For decades, entrepreneurs have followed a traditional stair-step of financing methods to vault their companies through successive stages of growth. Starting with personal savings, they would often then raise seed money from personal contacts, move on to banks, angel investors and/or venture capitalists. Eventually, a successful start up would offer shares to investors and become a publicly traded company.
But openings onto that well-trodden path are narrowing. Banks and venture firms are less liberal with funds since the financial crisis of 2008. Initial public offerings of shares are also harder to float.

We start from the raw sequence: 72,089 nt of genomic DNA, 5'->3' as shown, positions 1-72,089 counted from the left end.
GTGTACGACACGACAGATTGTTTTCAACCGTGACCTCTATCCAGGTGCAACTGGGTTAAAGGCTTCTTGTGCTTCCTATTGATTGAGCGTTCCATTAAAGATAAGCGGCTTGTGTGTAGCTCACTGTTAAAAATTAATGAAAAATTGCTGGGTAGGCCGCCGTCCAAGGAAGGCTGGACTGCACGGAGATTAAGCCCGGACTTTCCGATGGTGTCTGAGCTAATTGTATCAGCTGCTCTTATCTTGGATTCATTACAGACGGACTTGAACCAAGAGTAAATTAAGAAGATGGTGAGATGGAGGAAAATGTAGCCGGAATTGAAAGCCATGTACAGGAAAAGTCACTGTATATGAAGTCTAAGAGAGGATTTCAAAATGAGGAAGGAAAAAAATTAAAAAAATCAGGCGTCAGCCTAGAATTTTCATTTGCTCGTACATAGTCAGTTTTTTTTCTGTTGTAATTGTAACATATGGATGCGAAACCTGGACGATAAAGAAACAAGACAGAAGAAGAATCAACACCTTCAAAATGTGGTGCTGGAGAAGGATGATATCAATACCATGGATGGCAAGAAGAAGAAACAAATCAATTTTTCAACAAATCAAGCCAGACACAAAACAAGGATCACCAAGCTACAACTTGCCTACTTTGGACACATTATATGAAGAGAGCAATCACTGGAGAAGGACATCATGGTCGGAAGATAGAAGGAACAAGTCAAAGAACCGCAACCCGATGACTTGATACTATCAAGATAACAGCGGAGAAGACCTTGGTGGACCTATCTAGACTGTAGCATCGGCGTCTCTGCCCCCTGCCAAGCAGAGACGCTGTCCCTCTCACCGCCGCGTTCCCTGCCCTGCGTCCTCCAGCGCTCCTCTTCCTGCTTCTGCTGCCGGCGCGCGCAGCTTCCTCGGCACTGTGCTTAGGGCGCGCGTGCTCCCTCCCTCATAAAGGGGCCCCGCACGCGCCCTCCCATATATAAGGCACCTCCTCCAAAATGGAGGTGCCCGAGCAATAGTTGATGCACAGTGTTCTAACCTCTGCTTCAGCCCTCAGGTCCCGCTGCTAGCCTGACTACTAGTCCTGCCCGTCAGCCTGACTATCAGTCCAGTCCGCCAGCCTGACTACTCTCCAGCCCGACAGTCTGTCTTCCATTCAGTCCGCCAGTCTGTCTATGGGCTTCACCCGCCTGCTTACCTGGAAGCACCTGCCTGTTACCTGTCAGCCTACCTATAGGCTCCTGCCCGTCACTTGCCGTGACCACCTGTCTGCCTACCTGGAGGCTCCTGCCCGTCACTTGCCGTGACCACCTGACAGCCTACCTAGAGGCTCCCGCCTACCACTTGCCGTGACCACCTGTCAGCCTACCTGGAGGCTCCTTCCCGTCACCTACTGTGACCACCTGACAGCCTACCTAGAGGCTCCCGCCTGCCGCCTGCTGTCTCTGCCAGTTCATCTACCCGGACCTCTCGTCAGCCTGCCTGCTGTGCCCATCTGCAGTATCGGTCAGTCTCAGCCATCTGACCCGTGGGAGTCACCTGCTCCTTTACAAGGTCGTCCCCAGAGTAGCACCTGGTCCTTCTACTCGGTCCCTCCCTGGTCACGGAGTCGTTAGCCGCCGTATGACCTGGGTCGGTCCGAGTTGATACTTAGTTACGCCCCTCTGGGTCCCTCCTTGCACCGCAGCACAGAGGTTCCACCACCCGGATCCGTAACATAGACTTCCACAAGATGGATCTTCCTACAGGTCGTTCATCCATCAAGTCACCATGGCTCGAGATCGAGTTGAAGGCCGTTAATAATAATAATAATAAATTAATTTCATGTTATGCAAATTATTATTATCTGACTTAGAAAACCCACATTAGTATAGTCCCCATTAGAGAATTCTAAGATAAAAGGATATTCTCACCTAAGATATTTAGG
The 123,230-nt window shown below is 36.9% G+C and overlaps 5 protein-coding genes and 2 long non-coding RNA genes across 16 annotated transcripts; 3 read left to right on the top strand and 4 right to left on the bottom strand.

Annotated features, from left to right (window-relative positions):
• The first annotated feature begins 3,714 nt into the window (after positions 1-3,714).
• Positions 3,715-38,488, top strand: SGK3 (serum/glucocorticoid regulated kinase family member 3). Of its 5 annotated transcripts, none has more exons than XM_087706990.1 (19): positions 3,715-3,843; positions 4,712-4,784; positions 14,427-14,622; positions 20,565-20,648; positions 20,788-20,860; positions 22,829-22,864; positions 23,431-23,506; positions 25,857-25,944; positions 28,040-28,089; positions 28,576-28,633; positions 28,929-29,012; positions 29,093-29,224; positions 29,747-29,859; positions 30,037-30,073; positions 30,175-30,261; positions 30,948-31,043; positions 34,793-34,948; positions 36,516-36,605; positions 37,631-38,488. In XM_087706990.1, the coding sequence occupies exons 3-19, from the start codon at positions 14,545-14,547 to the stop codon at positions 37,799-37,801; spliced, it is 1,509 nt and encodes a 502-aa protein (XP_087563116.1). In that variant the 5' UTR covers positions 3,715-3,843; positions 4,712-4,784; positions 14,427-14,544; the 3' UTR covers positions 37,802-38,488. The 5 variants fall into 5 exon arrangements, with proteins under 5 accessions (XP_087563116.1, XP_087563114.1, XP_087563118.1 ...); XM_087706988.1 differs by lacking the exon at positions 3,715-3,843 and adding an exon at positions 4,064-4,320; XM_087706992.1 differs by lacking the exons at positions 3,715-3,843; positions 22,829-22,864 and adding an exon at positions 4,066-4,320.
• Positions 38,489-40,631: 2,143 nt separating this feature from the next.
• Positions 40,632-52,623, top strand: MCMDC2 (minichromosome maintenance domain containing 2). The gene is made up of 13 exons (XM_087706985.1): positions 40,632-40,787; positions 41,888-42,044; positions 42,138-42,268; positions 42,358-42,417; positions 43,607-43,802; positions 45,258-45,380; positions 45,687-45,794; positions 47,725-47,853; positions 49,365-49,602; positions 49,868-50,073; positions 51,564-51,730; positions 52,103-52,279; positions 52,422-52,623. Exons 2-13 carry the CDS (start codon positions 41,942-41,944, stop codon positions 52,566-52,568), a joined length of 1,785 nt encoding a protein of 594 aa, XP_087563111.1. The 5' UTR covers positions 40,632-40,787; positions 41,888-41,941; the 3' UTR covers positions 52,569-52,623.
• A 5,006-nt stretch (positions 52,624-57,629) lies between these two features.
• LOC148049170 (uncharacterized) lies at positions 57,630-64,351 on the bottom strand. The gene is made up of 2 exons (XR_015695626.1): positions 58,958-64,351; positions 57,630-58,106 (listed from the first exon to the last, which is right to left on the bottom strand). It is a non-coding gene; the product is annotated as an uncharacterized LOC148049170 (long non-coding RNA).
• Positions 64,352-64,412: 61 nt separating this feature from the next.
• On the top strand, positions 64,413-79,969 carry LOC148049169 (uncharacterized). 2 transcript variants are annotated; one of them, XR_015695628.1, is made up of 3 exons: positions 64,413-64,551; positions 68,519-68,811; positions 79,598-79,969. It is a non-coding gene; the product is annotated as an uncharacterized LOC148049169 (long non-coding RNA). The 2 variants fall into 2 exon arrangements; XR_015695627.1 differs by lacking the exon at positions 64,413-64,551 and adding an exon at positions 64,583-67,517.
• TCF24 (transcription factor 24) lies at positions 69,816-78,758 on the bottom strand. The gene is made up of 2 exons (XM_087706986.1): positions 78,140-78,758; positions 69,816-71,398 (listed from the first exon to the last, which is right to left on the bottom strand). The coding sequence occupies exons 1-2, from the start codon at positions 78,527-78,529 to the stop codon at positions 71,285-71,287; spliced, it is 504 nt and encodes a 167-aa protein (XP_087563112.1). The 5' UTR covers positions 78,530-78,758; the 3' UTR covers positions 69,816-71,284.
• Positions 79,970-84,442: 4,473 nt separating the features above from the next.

However, new fundraising mechanisms have been springing up. The DIY culture of social media has produced hybrid online platforms with elements of contributing, investing and marketing. Through Kickstarter and Indiegogo, business innovators rely on the kindness of web strangers to back their projects. And Congress has just approved another "crowdfunding'' model, through the JOBS Act that would permit private online sales of company shares.
While supporters celebrate the new opportunities, some experts see dangers of investor fraud, as well as possible pitfalls for unwary start ups.
Click ahead to see what the various forms of funding are, and what entrepreneurs have used to build successful companies.
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